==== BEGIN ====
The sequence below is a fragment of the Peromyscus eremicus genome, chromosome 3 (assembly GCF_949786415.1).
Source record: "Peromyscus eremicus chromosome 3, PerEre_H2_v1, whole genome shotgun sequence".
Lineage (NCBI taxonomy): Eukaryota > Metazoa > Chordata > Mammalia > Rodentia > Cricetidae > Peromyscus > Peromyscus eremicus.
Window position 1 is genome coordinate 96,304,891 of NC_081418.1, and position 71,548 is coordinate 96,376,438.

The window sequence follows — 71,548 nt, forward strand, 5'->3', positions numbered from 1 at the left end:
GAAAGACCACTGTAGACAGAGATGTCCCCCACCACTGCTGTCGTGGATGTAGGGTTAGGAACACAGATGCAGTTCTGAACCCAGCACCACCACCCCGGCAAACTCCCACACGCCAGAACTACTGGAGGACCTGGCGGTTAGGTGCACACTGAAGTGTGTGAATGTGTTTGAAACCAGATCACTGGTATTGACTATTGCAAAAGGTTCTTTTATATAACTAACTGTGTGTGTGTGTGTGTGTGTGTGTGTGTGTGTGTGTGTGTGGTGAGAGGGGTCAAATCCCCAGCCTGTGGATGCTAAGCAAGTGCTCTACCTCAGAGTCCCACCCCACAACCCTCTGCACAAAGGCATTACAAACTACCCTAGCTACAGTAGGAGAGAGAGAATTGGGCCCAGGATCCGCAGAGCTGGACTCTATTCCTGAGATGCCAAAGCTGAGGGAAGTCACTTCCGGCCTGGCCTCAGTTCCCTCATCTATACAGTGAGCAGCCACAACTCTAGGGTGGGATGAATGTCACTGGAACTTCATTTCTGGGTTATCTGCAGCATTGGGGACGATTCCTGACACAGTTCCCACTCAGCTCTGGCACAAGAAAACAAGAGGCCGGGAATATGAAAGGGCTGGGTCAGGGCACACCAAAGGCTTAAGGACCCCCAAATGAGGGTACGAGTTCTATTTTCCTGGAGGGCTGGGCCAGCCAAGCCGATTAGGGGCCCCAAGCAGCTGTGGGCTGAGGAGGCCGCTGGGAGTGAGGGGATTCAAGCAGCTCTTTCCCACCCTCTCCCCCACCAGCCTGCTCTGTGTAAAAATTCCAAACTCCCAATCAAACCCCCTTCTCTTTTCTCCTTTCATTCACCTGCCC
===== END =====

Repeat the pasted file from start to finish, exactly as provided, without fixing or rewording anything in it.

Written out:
The sequence below is a fragment of the Peromyscus eremicus genome, chromosome 3 (assembly GCF_949786415.1).
Source record: "Peromyscus eremicus chromosome 3, PerEre_H2_v1, whole genome shotgun sequence".
Lineage (NCBI taxonomy): Eukaryota > Metazoa > Chordata > Mammalia > Rodentia > Cricetidae > Peromyscus > Peromyscus eremicus.
Window position 1 is genome coordinate 96,304,891 of NC_081418.1, and position 71,548 is coordinate 96,376,438.

The window sequence follows — 71,548 nt, forward strand, 5'->3', positions numbered from 1 at the left end:
GAAAGACCACTGTAGACAGAGATGTCCCCCACCACTGCTGTCGTGGATGTAGGGTTAGGAACACAGATGCAGTTCTGAACCCAGCACCACCACCCCGGCAAACTCCCACACGCCAGAACTACTGGAGGACCTGGCGGTTAGGTGCACACTGAAGTGTGTGAATGTGTTTGAAACCAGATCACTGGTATTGACTATTGCAAAAGGTTCTTTTATATAACTAACTGTGTGTGTGTGTGTGTGTGTGTGTGTGTGTGTGTGTGTGTGGTGAGAGGGGTCAAATCCCCAGCCTGTGGATGCTAAGCAAGTGCTCTACCTCAGAGTCCCACCCCACAACCCTCTGCACAAAGGCATTACAAACTACCCTAGCTACAGTAGGAGAGAGAGAATTGGGCCCAGGATCCGCAGAGCTGGACTCTATTCCTGAGATGCCAAAGCTGAGGGAAGTCACTTCCGGCCTGGCCTCAGTTCCCTCATCTATACAGTGAGCAGCCACAACTCTAGGGTGGGATGAATGTCACTGGAACTTCATTTCTGGGTTATCTGCAGCATTGGGGACGATTCCTGACACAGTTCCCACTCAGCTCTGGCACAAGAAAACAAGAGGCCGGGAATATGAAAGGGCTGGGTCAGGGCACACCAAAGGCTTAAGGACCCCCAAATGAGGGTACGAGTTCTATTTTCCTGGAGGGCTGGGCCAGCCAAGCCGATTAGGGGCCCCAAGCAGCTGTGGGCTGAGGAGGCCGCTGGGAGTGAGGGGATTCAAGCAGCTCTTTCCCACCCTCTCCCCCACCAGCCTGCTCTGTGTAAAAATTCCAAACTCCCAATCAAACCCCCTTCTCTTTTCTCCTTTCATTCACCTGCCC